But keeping up with the latest training courses and certifications for cybersecurity pros can be a challenge. There’s no centralized organization or one specific path to follow. You must be prepared to sift through the options and prioritize based on your business needs.

That’s why we’ve put together a list of essential cybersecurity training and certification programs. It will serve as a guide in making sure new hires have the right background and qualifications and in directing your ongoing education efforts.

TAKE ADVANTAGE OF MOOCS AND FREE ONLINE COURSES

You’ve probably heard of Massive Open Online Courses, or MOOCs, designed to reach many people via the internet. These training programs are also a great way to stay up to date with the latest in cybersecurity strategies.

And you shouldn’t be concerned that these options lack substance or current information. Open courses from the Electrical Engineering and Computer Science Department at MIT feature lectures, reading, and assignments from classes on Network and Computer Security and Computer Systems Security. On the popular learning site Udemy, you’ll find a Cyber Security course delivered via video by an instructor from DeVry University.

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GET CERTIFIED WITH AN ACCREDITED PROGRAM

Industry certifications requiring a passing exam score ensure that IT professionals meet a certain standard and prove their knowledge. Independent organizations like ISACA and (ISC)2 offer several vendor-neutral certificates that measure the latest best practices in cybersecurity.

Certified Information and Security Manager (CISM)

Ranked as one of the most sought-after IT certifications, CISM covers the governance and management of info security programs, managing risk to an acceptable level, and detecting and responding to incidents to minimize business impact.

Certified in Risk and Information Systems Control (CRISC)

Measures the identification and assessment of risk in IT systems, strategies for response and mitigation, and avenues for monitoring and reporting.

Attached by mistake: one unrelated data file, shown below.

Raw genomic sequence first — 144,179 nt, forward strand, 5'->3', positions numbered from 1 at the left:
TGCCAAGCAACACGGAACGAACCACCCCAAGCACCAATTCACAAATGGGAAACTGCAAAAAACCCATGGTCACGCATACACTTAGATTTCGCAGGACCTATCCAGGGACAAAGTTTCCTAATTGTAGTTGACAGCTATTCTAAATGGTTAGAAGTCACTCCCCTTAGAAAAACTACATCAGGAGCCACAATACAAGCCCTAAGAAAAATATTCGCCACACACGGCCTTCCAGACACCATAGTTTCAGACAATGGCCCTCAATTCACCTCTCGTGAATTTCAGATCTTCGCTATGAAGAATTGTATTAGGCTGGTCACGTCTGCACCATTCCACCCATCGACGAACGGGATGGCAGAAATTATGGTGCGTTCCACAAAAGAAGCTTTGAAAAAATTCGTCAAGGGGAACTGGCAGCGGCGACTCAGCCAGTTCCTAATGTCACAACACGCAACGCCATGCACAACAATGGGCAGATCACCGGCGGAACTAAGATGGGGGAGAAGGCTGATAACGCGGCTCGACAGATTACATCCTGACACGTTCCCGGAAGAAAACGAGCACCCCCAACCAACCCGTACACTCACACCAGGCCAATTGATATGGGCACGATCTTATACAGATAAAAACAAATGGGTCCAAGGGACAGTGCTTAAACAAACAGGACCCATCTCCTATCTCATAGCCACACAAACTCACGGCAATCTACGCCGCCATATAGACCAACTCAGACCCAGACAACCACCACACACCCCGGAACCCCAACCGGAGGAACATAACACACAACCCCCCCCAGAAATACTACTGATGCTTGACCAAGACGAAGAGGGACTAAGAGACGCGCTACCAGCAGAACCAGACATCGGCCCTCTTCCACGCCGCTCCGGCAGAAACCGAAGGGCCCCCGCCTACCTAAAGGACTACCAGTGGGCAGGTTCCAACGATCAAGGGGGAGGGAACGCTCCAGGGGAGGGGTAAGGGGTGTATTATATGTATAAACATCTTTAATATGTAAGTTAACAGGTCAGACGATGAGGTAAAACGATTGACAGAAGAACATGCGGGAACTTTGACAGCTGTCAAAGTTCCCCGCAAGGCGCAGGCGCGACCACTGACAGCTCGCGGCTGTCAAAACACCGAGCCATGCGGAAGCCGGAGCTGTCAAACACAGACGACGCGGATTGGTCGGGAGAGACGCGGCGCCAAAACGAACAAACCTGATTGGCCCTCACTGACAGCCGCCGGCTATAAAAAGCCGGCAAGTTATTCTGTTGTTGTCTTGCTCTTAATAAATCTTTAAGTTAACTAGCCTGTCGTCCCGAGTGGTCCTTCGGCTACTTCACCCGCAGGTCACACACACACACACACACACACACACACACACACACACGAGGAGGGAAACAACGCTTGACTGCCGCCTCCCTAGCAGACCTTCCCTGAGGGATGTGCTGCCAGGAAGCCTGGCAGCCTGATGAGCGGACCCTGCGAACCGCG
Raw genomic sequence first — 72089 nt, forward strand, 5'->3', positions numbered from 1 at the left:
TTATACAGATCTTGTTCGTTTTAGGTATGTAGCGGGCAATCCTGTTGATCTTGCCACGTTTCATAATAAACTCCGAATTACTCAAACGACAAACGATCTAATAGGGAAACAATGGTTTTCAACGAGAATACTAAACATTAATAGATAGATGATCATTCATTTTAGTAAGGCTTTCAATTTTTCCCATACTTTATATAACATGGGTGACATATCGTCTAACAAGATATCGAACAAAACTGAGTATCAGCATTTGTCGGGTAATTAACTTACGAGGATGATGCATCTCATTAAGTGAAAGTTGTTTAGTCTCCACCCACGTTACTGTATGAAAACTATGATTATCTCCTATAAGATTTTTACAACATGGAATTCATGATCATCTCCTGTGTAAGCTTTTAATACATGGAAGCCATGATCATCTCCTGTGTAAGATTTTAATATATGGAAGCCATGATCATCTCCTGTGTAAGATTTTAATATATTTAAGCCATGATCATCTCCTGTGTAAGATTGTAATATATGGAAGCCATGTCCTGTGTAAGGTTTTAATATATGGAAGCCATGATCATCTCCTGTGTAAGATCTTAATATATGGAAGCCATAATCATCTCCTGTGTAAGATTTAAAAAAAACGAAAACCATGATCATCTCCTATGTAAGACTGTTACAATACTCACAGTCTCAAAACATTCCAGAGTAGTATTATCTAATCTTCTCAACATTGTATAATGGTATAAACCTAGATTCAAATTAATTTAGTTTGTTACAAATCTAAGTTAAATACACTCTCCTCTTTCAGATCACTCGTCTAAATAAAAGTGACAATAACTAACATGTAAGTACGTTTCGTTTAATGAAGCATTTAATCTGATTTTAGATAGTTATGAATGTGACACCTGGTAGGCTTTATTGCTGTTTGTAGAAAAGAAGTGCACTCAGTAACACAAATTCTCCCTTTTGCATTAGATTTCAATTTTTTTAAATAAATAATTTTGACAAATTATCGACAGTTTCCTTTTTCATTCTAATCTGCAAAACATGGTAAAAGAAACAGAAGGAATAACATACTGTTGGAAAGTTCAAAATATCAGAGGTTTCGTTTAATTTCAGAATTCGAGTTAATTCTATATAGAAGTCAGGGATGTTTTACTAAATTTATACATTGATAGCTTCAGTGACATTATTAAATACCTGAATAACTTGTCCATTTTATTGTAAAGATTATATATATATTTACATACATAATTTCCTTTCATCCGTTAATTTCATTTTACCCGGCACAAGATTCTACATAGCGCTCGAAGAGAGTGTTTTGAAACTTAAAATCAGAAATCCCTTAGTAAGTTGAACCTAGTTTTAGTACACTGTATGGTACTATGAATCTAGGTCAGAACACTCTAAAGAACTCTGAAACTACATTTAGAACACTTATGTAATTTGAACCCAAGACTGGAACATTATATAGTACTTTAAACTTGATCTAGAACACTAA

Certified Information Systems Security Professional (CISSP)

A globally recognized standard in infosec, the CISSP ensures knowledge and understanding of new cybersecurity threats, technologies, regulations, and standards.

ADD A GRADUATE-LEVEL CERTIFICATE

For IT pros with a bachelor’s degree, more colleges and universities are beginning to offer graduate certificates. Compared to a graduate degree, these course offerings can provide a quicker path to a professional credential.

For example, Harvard University offers a Cybersecurity Certificate. Students complete four courses—including two electives—within a three-year period. Often these classes can be completed online, and in many cases, can also be applied toward a master’s degree.

While you and your company can’t go wrong with any of these cybersecurity training programs, these options may not be enough. Cyber threats are approaching from all directions and can impact every business process. Ensure your business is safe.

Partnering with an established company that provides enterprise risk management means that you’re prepared for the latest security threats to people, processes, technology, and facilities.

One proven strategy is to boost your existing workforce with added human capital. Work with highly trained temporary employees with security technology backgrounds, and consulting support when you need it, to handle compliance and regulatory tasks.

Keeping your organization on track for its business goals while fending off growing security risks can be an overwhelming job. Contact us today to find out how we can work together to keep your enterprise protected.

Best Practices in IT Security Services

In just the past few years, spending on cybersecurity initiatives has soared. For example, Bank of America now boasts a “whatever it takes” attitude toward budgeting for IT security services and cybersecurity. That’s because it’s crucial for businesses to keep data secure while maintaining a network with maximum availability, productivity, and efficiency.

But what about other organizations that don’t have unlimited funds to throw at the problem? Adhering to IT security best practices doesn’t require a blank check, but it does take advance planning and attention to detail. If you’re an IT director looking to bolster security and keep cybercriminals out, then make sure you’ve incorporated each of these security features into your plan.

HANDLE THE BASICS.

Don’t neglect common security controls like firewalls, network-based antivirus protection, intrusion detection systems, and remote-access virtual private networks (VPNs). These basic protections lay the foundation for IT security and repel known cybersecurity threats.

Block unsafe traffic.

As the first line of defense, firewalls filter network traffic—both coming and going—using IP addresses, domain names, protocols, and ports.

Extend remote access.

Many organizations need a way to securely allow access to employees and contractors beyond the office walls. Remote-access VPNs create encrypted passageways that extend the network without compromising security.

Detect and respond to security threats.